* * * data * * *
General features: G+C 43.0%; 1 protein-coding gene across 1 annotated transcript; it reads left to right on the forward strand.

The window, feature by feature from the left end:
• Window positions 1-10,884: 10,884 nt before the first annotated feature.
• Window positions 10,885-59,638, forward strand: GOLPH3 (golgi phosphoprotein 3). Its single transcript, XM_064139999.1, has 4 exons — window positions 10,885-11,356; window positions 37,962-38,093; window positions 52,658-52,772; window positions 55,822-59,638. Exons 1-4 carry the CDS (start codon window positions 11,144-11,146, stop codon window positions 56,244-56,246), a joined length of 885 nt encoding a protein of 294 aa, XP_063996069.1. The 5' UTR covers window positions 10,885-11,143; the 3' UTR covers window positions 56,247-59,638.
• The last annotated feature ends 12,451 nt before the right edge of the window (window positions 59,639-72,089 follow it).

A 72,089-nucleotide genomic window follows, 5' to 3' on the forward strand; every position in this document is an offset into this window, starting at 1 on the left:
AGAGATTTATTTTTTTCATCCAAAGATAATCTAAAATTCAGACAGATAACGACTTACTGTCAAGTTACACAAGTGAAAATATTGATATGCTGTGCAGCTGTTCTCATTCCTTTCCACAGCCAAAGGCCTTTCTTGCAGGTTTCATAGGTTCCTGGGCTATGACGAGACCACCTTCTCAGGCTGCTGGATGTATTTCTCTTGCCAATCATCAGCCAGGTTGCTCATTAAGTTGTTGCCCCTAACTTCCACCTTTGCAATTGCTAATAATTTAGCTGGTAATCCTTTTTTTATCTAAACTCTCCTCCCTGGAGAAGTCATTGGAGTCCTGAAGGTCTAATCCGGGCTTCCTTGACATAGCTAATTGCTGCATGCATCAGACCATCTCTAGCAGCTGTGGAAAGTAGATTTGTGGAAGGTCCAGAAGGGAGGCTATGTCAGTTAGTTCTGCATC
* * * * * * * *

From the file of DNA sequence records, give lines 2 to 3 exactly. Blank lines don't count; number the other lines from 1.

The window, feature by feature from the left end:
• Window positions 1-10,884: 10,884 nt before the first annotated feature.